Elon Musk has to close Twitter buyout deal on Friday or face court trial

Eberechukwu Etike
Musk had stated he wanted to acquire the microblogging site for $44 billion in April…
Elon Musk Twitter
Elon Musk to conclude on his Twitter buyout deal on Friday or face court trial

The pressure is now high for Tesla CEO, Elon Musk and his lawyers. This long lasted battle with Twitter about the purchase of the microblogging site seems to be coming to an end on Friday.

The court overseeing the Twitter case had set October 28 as the deadline for finalizing the buyout. This deadline was set as part of Twitter’s lawsuit to force the deal through.

It appears that this tension must have hit the billionaire mogul so hard that he had to meet up with his bankers. on Monday, according to Forbes, citing Bloomberg.

This was to craft a plan on how to close the deal. Morgan Stanley, Bank of America, and Barclays are some of the banks involved in debt financing for the deal, which is to be finalized by Thursday.

We reported that Musk told the banks that agreed to help fund the acquisition that he could eliminate executive and board pay to slash costs and would develop new ways to monetise tweets. Recall that Musk had tweeted about eliminating the salaries of Twitter’s board directors, which he said could result in about $3 million in cost savings.

He also told the banks he also plans to develop features to grow business revenue, including new ways to make money out of tweets that contain important information or go viral, reports say.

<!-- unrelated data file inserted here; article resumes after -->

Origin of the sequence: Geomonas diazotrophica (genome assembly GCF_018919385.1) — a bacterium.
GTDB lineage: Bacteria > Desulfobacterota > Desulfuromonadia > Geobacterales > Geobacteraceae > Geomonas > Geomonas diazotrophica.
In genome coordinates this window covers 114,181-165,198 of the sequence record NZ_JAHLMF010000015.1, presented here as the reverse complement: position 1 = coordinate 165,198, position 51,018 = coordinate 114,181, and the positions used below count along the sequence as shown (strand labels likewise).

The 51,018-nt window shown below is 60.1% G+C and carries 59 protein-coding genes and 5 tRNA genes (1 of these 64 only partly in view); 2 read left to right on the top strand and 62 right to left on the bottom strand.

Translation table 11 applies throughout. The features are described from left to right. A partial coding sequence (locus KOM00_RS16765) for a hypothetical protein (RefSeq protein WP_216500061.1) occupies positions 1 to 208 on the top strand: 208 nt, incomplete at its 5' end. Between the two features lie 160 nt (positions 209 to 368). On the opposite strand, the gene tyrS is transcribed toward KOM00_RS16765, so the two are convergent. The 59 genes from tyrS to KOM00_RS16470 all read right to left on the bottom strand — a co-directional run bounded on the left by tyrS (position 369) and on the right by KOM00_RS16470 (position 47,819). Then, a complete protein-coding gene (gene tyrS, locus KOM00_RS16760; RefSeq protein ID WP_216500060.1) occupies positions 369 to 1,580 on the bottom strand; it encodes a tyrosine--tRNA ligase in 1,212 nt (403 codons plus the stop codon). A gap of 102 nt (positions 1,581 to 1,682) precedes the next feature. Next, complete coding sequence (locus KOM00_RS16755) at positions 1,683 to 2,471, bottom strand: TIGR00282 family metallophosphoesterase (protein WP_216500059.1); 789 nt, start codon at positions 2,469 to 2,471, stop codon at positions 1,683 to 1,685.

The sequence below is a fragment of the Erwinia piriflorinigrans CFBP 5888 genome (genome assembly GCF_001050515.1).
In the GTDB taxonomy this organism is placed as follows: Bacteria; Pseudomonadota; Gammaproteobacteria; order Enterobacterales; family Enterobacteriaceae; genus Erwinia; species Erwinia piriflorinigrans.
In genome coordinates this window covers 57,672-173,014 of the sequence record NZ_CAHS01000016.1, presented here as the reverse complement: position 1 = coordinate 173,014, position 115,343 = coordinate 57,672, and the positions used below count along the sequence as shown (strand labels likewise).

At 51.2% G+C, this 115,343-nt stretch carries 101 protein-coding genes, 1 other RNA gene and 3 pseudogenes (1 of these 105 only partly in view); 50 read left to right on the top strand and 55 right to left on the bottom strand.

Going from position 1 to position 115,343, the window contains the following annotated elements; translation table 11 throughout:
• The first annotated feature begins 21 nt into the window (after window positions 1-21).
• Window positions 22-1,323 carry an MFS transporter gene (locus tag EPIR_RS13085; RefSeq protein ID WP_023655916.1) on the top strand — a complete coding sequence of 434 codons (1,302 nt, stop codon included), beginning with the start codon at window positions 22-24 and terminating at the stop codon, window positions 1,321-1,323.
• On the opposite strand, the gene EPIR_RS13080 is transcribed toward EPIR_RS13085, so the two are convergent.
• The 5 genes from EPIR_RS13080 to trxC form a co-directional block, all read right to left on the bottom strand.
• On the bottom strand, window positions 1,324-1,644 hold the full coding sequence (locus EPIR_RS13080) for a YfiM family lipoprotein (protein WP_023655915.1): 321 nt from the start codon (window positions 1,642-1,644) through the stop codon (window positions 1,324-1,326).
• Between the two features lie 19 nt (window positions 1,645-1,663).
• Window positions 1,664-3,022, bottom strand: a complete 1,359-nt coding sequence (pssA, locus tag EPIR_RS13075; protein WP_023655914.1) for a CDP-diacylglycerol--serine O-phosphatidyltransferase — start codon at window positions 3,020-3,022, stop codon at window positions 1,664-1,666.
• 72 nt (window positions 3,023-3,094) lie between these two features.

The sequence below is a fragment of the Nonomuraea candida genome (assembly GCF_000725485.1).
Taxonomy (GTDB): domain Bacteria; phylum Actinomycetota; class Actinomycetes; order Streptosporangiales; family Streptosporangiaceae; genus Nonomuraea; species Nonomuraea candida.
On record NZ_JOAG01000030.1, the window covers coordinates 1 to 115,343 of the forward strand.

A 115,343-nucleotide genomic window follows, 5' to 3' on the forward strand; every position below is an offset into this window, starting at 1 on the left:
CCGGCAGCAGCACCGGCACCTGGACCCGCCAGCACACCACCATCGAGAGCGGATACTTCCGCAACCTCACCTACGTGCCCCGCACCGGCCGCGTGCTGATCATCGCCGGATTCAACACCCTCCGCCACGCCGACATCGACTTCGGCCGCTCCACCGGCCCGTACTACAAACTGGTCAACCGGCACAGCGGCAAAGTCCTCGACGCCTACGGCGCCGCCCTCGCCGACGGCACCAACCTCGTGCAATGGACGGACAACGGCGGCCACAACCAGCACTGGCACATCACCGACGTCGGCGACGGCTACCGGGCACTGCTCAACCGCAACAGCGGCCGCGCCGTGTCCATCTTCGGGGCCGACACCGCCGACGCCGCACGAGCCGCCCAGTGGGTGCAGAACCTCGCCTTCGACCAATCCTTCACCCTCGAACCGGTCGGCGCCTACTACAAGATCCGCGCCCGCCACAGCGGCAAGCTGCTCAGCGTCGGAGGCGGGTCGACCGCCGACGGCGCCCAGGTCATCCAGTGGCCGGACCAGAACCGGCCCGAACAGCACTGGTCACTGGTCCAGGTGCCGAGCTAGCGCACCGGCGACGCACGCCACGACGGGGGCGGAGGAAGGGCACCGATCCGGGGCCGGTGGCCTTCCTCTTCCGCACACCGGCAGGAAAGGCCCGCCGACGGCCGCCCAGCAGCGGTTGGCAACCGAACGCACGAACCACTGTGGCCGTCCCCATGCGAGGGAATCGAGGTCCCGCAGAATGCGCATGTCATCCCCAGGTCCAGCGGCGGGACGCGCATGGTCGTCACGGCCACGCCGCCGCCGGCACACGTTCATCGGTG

Read Also: With $7bn from investors, this is how Elon Musk is funding his $44bn Twitter bid

Why was the Twitter buyout deal delayed?

Recall that Elon Musk had stated he wanted to acquire the microblogging site for $44 billion in April. His original financing package included $21 billion in cash, $12.5 billion of margin loans secured against his 16% stake in Tesla, and $13 billion in loans from several banks.

Even though the deal is still at the original price of 54.20% per share, securing funding for the deal might have been one of the many reasons for the delay.

However, it appears that things are beginning to regroup now as more hands are even willing to help the billionaire close his deal. For instance, Mirae Asset Financial Group, based in South Korea, has also announced they are open to supporting the billionaire.

Conversation on Elon Musk's acquisition battle with Twitter

Another reason was the assertions Elon Musk made following a supposed “realization”. According to him, Twitter had been underreporting the number of bots by a significant margin. In response, the mogul pulled out of negotiations.

At that time, the Tesla CEO was already the largest shareholder in Twitter at the time with a 9.2% share in the company. He, however, held off on purchasing the entire business until Twitter provided accurate numbers and provided evidence that less than 5% of its user accounts were false.

In retaliation, the Twitter board filed a lawsuit against the billionaire, accusing him of adopting a hypocritical plan to cancel the purchase.

This dragged on the acquisition deal for quite a while.

Read Also: Big question: What are Twitter bots? And, why is Elon Musk agitated about them?

What will happen after Friday for Twitter and Elon Musk?

If the two parties are unable to come to an agreement by Friday, litigation will resume, a trial date will be set, and the legal dispute will get worse. Elon Musk’s firm’s stock prices may be impacted, and according to Insider, the billionaire may also suffer public humiliation.

However, if Musk eventually executes the agreement this week, that does not automatically mean the saga is over. Bloomberg claims that US president Joe Biden is considering reviewing the deal’s security, although, the White House has refuted these claims.

Finally, the acquisition will usher in a brand-new era for Twitter. According to The Washington Post, Musk intends to lay off around 75% of the company’s workforce. That possibility is already creating fears in some quarters.


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